For ancient peoples, the activities of the tribe — hunting, farming, warfare, writing, weaving, cooking, eating together, making and consuming alcohol, etc. — were the same activities as those of the gods and goddesses. The tribe had not developed or inherited these through historical accidents, encounters, or forces, but because the gods had given these to humanity — not always willingly.
From warfare to farming, the vocations had their own rites, sometimes to do with invoking certain powers (as in the “Berserker” warriors, who, perhaps partly through the use of psychedelics, became ferocious as wolves and bears, and impervious to pain), and sometimes to do with harmonizing with the forces of nature (e.g., planting seeds for crops). Metallurgists appear sometimes to have an initiatory function, and to have served in a similar capacity to the shaman (“wizard priest”).
Yet, even well into the modern era, trade guilds still had their own mythologies, symbols, and secret rituals of initiation. The fraternity (or fraternal movement) of Freemasonry — sometimes described as the world’s largest “secret society” (Freemasons dispute that label) — emerged from the stonemason’s trade guild of the British Isles in London in 1717 (when four Lodges associated with the builders’ guild of the day, declared themselves to be a Grand Lodge). Nevertheless, the fraternity (or fraternal movement) has roots stretching back (through the stonemasons’ guild of Britain) to the Middle Ages. From that time, it handed down a peculiar mythology that invokes Hermes, and purports to show how geometry was taken from Egypt and Greece (Pythagoras) to the British Isles.
Romantic and often rather dubious scholarship by Freemasons has linked the fraternity to everything from the ancient Egyptians to the Vikings, the Essenes to the Rosicrucians, and from Shakespeare to Hermeticism. There seems to be no doubt, however, that the prehistory of the fraternity can be traced through the stonemasons and its mythology (which was represented in the seminal Masonic text James Anderson’s Constitutions of the Free-Masons in 1723), though this is generally either not known to the more romantic theorists or ignored by them.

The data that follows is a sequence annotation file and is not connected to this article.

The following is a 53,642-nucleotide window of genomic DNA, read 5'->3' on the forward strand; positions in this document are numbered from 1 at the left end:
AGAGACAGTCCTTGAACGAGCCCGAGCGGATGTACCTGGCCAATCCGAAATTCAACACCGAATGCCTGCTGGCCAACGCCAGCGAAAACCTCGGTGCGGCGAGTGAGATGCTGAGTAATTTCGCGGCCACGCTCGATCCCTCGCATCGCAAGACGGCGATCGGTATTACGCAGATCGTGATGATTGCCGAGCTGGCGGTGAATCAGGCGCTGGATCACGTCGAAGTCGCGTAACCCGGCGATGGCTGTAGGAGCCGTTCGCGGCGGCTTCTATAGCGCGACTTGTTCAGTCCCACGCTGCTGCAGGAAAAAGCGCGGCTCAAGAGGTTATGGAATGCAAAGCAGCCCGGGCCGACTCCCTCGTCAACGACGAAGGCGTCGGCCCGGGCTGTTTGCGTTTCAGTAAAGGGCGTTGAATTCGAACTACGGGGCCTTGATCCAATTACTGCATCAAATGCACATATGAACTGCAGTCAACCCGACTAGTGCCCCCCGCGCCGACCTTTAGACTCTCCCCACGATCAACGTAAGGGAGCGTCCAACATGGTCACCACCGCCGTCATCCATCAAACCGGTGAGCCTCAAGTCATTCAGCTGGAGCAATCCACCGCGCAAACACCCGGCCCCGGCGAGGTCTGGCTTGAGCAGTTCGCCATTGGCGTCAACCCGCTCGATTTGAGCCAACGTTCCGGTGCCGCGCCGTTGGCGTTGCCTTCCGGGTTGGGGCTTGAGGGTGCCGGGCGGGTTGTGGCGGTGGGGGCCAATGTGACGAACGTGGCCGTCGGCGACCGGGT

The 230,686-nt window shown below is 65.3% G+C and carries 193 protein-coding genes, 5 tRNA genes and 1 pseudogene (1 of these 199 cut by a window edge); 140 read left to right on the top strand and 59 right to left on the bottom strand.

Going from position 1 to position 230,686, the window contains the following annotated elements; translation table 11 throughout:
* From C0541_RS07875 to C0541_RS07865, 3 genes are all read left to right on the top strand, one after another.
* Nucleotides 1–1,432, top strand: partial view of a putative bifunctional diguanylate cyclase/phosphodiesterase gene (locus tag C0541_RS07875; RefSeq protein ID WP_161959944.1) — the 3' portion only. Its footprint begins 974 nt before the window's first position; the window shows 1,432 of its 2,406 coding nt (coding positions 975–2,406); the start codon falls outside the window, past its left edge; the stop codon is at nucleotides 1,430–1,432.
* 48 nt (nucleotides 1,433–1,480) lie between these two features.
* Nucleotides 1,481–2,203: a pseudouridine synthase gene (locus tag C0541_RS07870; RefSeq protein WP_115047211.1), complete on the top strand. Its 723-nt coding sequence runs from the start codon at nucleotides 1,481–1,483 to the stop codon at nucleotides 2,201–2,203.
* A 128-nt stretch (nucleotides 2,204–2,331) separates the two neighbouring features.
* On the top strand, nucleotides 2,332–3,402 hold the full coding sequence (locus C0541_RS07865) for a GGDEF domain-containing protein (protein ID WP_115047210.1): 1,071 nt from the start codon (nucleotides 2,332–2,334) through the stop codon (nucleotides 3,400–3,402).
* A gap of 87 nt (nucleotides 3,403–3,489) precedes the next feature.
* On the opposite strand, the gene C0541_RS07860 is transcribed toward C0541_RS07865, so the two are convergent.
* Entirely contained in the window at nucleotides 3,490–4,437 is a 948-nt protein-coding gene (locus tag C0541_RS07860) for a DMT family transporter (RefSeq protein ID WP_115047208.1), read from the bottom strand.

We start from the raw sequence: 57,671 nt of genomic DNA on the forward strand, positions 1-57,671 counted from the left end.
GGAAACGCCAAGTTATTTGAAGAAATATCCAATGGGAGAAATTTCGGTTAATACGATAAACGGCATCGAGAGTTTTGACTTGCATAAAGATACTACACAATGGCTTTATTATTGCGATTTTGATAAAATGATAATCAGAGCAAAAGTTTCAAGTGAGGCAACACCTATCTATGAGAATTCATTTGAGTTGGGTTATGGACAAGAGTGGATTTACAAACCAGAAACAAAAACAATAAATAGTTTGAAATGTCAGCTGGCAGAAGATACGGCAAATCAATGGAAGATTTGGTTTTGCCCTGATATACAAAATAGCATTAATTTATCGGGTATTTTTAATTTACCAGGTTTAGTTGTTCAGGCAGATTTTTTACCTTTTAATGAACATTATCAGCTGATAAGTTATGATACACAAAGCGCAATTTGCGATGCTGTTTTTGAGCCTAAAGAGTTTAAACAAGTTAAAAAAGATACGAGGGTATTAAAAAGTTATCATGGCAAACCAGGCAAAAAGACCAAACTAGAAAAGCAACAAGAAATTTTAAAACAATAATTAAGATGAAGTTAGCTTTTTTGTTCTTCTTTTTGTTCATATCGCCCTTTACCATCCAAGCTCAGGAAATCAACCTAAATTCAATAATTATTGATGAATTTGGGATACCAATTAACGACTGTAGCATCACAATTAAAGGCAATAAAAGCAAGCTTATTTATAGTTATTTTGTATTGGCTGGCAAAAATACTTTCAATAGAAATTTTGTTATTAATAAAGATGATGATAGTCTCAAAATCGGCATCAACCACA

To be clear I don’t want to add to the confusion, by making some sort of historical claim that Freemasonry’s development can be back to tribal rituals. I’m not making such a claim.
What is of interest to me here is that Freemasonry continues to represent the archaic or, we might say, the primordial. To me, the essential elements are as follows:
The Mythic and Metaphysical:
Freemasonry places its initiates squarely in the realm of the mythic and metaphysical. Time has become, in a sense, cyclical. The Freemason understands that he is heading toward his own death, but not linearly as such (as in the personal and individual history of birth, life, and death, but rather in a more collective sense). He is an actor in a myth that has played out repeatedly since the beginning and that will play out perhaps for all eternity.
Through the Ritual, he acts and speaks in a manner identical to Freemasons that a century or more ago. In this sense, he is among the dead, who live through those actions. Everything around him is connected to Deity in some way or another.
Initiation into Craft:
As mentioned, initiation into a craft or traditional vocation was to become connected to a certain deity, myth, symbolism, and so on. Freemasonry’s “working tools,” like the tools of the ancient vocations, are seen to represent, and perhaps to a certain degree, to embody, divine principles that unveil the Nature of God, or Deity.
When the ancient blacksmith held his hammer or melted metals he resembled the blacksmith god, whose very body would become rad and hot, and would begin to spark, whenever angered. Likewise, the spinner of thread, and the weaver of fabric, must have seen herself as intimately connected to the powers of the Fates, the Norns, etc., who would spin the fates of men. (Tantra, incidentally, means “warp,” and refers to the thread that runs vertically in weaving).